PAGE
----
Ugandan acid attack victim won't be silenced

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Pentecostal Bishop Umar Mulinde has become well-known in Uganda since converting from Islam to Christianity. His campaign against the introduction of Islamic courts in Uganda resulted in him suffering a brutal acid attack last year. Now in Israel for treatment, his body may be broken and suffering, but his mind and spirit are strong.

 By Vanessa O’Brien, Tel Aviv

With a low-tipped cowboy hat and pink-flesh coloured compression mask covering his face, Umar Mulinde (38) moves gingerly across a Tel Aviv hotel lobby, sheltered from the scorching Israeli sun. Exhaustion overwhelms him as he finally sits down after his daily journey to Sheba Hospital, where he is being treated for the deep acid burns that scar the right side of his face.

It’s hard to believe this is Uganda’s firebrand Bishop of the Pentecostal Gospel Life Church International, who can be seen energetically preaching in a variety of YouTube videos. Speaking with unwavering conviction, he says “the people who did this to me, they thought they are serving God. But I feel sorry for them and I forgive them because they didn’t know what they were doing.”

Allah Akbar
Mulinde was attacked on Christmas Eve 2011 in Namasuba, 10 kilometres from Kampala, right outside his church and directly opposite a police station. Two men approached and threw an unidentified acid directly at his face. “As I was opening the door of my car, one poured a bucket of acid on my head,” Mulinde recalls. “I felt fire from my head down to my toes.”

As he toppled over, the second attacker poured acid over his back. Acid burned through the metal of Mulinde’s car. His last memory of the assault was hearing the words “Allah Akbar” echoing three times. He thought he was going to die.

Mulinde is a well-known public figure in Uganda, notably because he is an apostate. He’s a former Muslim sheikh, the grandson of an imam, who converted to Christianity on Easter Sunday in 1993. From that time forward, says Mulinde, even his own brothers wouldn’t greet him in the street.

But it wasn’t until he led a group of Christian leaders to petition Parliament in April 2011 that a fatwa was issued against his life. They were calling for a temporary halt to the introduction of the Muslim Personal Law Bill. It aims to put into effect Article 129 of the Ugandan Constitution, providing for the establishment of official Islamic courts to dispense justice to Uganda’s Muslims under sharia law.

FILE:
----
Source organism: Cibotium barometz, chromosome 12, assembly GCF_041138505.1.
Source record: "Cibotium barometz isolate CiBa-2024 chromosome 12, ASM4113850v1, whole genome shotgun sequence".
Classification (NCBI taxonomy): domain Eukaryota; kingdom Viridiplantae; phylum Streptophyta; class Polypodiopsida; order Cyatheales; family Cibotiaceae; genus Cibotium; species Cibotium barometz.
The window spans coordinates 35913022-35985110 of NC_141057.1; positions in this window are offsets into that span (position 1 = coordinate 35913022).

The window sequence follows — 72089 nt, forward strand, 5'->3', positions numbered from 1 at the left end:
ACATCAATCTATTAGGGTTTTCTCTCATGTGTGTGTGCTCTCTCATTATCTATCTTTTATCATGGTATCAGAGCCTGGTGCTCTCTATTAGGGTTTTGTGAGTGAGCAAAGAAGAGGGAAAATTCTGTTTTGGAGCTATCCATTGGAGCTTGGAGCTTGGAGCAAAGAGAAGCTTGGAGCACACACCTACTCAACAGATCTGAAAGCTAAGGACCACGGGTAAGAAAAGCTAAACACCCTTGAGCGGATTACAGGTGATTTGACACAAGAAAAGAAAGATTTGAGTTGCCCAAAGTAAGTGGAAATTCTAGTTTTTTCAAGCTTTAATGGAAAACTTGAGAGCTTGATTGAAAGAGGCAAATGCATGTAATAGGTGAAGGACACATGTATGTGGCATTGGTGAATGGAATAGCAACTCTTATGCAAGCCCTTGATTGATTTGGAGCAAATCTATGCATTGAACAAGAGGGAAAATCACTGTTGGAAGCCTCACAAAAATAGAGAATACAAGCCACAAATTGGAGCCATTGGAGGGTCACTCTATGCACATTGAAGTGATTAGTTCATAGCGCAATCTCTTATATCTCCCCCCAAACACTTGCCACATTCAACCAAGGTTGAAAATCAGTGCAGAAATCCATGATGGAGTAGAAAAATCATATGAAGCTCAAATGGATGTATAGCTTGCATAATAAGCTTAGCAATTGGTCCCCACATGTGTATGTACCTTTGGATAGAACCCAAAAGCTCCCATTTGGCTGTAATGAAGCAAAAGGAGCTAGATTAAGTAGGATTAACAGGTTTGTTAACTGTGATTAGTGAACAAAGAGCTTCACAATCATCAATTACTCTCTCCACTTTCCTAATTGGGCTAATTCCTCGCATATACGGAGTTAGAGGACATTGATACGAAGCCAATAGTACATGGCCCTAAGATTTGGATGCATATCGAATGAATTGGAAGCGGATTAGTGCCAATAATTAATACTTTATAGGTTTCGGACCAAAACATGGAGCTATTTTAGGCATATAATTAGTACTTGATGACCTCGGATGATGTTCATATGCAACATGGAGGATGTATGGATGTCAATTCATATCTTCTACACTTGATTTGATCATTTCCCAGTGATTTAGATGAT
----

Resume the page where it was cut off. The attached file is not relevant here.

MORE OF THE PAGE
“We even told the government that if they do it and go ahead we will sue them,” Mulinde says passionately, while adjusting the dark glasses that cover his one good eye and the one doctors were unable to save. “We will take it to the court of law because if Uganda is 85 percent Christian, and we have never asked for Christian laws in the constitution, how do you put Muslim laws in the constitution? The constitution says Uganda is a secular state.”

Not only for Muslims
The Ugandan Muslim Centre for Justice and Law (UMCJL) is once again pushing for the legalisation of the sharia Kadhi courts, which currently operate ad-hoc. UMCJL president Jaffer Senganda, who knows Mulinde personally, told Radio Netherlands Worldwide that he doubts Muslims were involved in the acid attack on the Bishop. He says the Christian opposition in Uganda fears that Kadhi courts would have jurisdiction in criminal matters, which isn’t true. Mulinde counter-argues that the Christian population’s fears are validated by Nigeria’s example. “They said, ‘This is for Muslims’ but they end up applying it to everybody.”

Although Mulinde was raised to hate Israel as a Muslim, he had a change of heart when he converted to Christianity. He has brought several groups of Ugandan pilgrims to the Holy Land and established friendships in the Jewish community. Sheba Hospital’s burn unit, which has experience dealing victims of terrorism, is treating him for free.

“He has a long way to go,” says Sheba Hospital spokesman David Weinberg, “but his story is one that played on our hearts.” Mulinde’s doctor Haik Yosef says while the physical damage is “severe and deep”, his future prognosis is good. “Some people get small scars and become depressed, but sometimes even such a severe burn like Umar’s won’t change his character or his perception of everything. I think he will do just fine.”

The attack has not deterred Mulinde: he is still fighting the establishment of Kadhi courts, and will continue his campaign when he returns to Uganda in several months time. But first, he has three more surgeries and skin grafts to endure.